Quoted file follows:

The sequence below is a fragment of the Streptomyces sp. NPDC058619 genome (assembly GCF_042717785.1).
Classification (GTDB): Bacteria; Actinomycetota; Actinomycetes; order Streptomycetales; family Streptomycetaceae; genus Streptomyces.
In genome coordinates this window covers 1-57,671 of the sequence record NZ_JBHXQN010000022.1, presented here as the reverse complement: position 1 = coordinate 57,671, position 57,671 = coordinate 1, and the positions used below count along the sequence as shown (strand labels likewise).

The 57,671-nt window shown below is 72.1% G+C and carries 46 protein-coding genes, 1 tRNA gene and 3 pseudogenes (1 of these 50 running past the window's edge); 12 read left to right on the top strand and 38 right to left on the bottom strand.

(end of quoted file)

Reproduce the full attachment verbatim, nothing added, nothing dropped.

The sequence below is a fragment of the Streptomyces sp. NPDC058619 genome (assembly GCF_042717785.1).
Classification (GTDB): Bacteria; Actinomycetota; Actinomycetes; order Streptomycetales; family Streptomycetaceae; genus Streptomyces.
In genome coordinates this window covers 1-57,671 of the sequence record NZ_JBHXQN010000022.1, presented here as the reverse complement: position 1 = coordinate 57,671, position 57,671 = coordinate 1, and the positions used below count along the sequence as shown (strand labels likewise).

The 57,671-nt window shown below is 72.1% G+C and carries 46 protein-coding genes, 1 tRNA gene and 3 pseudogenes (1 of these 50 running past the window's edge); 12 read left to right on the top strand and 38 right to left on the bottom strand.